"Passing the Peace"



This morning the All Saints Episcopal Church family will come together in the open air for our first in the flesh service since the beginning of the coronavirus pandemic.  The powers that be have put an enormous amount of effort and planning into the preparation and execution of this casual morning liturgy.  With lawn chairs in hand, parishioners will be invited to set up next to one of the many measured and pre-determined positions on the sprawling yard.  Nick’s humble landscape trailer will be transformed into a shabby chic chancel adorned with greenery and bright red blooms.  Entry to the building will be restricted and ushers will shoulder the burden of flow from car to yard and back.  While seeing the people we hold so dear will be lovely, we will see their eyes and not their smiles since everyone will be required to wear a mask.

There will be no singing.  There will be no eucharist.  There will be no coffee, cookies or snacks, much to my children’s dismay.  And there will be no “passing of the peace.”  Of all the things omitted from the service this may evoke the most palpable sense of disappointment.  At All Saints, we take “the peace” rather seriously, meaning, we consider it an intermission of magnificent proportion and importance, an honorary sacrament.  People don’t merely turn to their neighbor and politely shake the hands of those seated next to them.  People cross the room, walk up and down aisles, seek people out, chase after others.  There are warm embraces, sincere exchanges and loads of love and laughter.  After our beloved Father Tom Wilson retired, an interim pastor from Virginia served our congregation.  He wasn't a fan of our exuberant, sometimes long-winded ritual, so he tried to reel us in, bring order to what he considered our momentary lapse of reason.  People did not take kindly to his attempted amendment.  Cordially but curtly we delivered the message, don't mess with the peace, pal.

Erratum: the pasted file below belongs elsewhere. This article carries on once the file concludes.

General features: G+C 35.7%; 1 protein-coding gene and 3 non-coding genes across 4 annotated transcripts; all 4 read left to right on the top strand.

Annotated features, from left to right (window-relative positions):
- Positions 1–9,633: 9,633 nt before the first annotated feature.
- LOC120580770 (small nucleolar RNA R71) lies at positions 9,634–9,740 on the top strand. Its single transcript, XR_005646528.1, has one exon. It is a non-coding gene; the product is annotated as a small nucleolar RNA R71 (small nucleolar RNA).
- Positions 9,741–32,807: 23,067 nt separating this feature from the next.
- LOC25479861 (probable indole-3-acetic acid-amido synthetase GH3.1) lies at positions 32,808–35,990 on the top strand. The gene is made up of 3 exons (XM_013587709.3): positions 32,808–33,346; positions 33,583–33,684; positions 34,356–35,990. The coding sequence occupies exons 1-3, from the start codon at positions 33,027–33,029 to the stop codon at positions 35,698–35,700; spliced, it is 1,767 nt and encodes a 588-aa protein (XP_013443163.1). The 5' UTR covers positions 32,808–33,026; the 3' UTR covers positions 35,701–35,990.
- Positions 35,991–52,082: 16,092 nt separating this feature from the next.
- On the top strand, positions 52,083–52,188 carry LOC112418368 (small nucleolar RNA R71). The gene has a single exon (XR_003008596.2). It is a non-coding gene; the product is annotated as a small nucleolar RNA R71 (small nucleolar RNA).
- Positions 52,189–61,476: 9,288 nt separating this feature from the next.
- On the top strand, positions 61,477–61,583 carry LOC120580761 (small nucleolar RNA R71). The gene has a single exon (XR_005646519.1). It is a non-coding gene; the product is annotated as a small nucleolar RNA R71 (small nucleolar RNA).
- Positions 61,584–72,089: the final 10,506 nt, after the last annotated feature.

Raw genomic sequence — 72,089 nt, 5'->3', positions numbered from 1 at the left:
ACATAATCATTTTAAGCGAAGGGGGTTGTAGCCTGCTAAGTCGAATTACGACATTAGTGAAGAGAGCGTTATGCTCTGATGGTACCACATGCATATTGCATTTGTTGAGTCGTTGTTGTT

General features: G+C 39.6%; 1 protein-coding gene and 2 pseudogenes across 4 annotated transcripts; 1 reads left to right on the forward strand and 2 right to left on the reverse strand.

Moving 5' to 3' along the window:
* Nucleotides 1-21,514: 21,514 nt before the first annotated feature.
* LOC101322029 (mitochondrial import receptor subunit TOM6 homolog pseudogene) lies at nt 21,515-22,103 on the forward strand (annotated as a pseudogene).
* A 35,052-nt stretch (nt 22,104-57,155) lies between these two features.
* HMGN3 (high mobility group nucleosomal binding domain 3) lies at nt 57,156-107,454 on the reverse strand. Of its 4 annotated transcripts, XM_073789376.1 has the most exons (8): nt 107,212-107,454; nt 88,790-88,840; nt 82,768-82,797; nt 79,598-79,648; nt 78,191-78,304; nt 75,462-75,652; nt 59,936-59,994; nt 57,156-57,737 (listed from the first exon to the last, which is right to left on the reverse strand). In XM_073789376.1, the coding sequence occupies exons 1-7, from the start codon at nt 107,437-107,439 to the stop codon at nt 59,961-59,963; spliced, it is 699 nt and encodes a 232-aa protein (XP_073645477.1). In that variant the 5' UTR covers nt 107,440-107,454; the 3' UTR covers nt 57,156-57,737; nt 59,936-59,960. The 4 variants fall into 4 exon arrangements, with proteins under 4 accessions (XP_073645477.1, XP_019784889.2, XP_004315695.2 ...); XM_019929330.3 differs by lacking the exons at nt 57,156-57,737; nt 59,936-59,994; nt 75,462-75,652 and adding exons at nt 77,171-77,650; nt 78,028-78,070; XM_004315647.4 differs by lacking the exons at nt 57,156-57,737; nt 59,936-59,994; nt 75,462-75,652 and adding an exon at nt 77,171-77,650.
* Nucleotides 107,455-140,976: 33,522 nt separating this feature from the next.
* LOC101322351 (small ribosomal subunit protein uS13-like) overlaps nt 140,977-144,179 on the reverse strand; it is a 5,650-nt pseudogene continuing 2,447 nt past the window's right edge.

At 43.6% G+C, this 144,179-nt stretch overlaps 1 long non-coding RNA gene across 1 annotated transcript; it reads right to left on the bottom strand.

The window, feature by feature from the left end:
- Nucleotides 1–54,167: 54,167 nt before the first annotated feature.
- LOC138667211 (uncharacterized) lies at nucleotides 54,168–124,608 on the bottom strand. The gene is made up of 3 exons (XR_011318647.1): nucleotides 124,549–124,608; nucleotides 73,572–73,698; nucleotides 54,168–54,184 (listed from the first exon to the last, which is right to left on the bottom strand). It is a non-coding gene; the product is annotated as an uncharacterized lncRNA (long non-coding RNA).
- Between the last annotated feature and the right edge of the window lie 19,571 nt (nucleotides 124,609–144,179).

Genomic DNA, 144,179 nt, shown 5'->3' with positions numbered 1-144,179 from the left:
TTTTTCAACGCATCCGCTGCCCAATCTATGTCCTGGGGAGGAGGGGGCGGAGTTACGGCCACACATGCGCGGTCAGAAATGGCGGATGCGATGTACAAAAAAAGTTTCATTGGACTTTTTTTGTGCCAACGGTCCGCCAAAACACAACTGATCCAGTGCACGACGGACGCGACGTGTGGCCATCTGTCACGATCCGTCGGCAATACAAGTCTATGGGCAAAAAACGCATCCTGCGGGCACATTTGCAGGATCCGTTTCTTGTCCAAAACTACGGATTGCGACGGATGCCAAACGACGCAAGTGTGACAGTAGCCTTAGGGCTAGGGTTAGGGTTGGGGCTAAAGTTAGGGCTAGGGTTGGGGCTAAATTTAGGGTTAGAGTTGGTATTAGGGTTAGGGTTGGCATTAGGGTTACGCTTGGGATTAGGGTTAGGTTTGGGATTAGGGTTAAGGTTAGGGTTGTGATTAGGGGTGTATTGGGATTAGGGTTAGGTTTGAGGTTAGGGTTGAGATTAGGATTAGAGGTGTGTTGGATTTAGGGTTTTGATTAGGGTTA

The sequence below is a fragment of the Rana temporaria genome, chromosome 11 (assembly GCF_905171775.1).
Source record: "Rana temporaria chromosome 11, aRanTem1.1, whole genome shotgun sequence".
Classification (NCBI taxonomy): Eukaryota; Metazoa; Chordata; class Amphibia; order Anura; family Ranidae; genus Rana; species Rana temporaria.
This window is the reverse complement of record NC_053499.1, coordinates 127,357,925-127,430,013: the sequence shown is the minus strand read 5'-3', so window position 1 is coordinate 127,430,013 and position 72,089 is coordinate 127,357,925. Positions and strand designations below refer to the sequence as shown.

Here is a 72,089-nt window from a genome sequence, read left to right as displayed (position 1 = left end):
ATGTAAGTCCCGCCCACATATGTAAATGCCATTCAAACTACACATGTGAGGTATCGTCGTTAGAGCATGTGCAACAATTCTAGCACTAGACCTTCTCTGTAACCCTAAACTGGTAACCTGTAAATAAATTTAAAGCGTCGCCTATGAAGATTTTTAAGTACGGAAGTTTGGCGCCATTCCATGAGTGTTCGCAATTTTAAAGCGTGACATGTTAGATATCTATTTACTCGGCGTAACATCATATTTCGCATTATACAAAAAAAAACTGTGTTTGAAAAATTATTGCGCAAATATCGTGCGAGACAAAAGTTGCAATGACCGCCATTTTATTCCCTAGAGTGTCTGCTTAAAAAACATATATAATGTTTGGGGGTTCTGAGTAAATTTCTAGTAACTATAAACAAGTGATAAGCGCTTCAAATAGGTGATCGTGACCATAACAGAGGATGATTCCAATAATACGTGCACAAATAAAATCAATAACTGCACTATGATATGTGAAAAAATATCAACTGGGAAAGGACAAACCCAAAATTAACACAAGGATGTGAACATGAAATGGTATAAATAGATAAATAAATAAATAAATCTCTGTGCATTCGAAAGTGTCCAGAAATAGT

Clearly, these changes are necessary in order to create a safe environment for the time being.  And I for one will not lament their exception.  These decisions are outward symbols of our concern and compassion for the well-being of others and not just for ourselves.  Funny, that sounds oddly reminiscent of a grounding tenent of some belief system...I can't put my finger on it...give me a minute....oh yeah, every single belief system, ever.  I welcome the opportunity to come together at all, even at a distance, even sans passing the peace.  The following reflection from the Rev. Nadia Bolz-Weber, Lutheran pastor, author and podcaster explains how our changed habits don’t reflect a change of our faith, just an imperative change of practice.

“I do not know when we can gather again in worship, Lord.  So for now I just ask that:  When I sing along in my kitchen to Stevie Wonder's "Songs in the Key of Life" album, that it be counted as praise.  When I read the news and my heart tightens in my chest, may it be counted as Kyrie.  When my eyes brighten in a smile behind my mask as I thank the cashier, may it be counted as passing the peace.  When I water my plants and wash my dishes and take a shower, may it be counted as remembering my baptism.  When the tears come and my shoulders shake and my breathing falters, may it be counted as prayer.  When I stumble upon a Tabitha Brown video and hear her grace and love of you, may it be counted as hearing a homily.  And that as I sit at that table in my apartment and eat one more homemade meal, slowly, joyfully, with nothing else demanding my time or attention, may it be counted as communion.  Amen."

Whether you are part of a faith community or not, the love we have for each other cannot and will not be trapped in isolation.  Reaching out to each other with compassion and care will always be considered essential travel.  Passing the peace is a gift we give to each other from heart to heart not always hand to hand.  And no matter how long we must wait to gather inside or in larger numbers or in closer proximity, the divine is with us, in us and all around.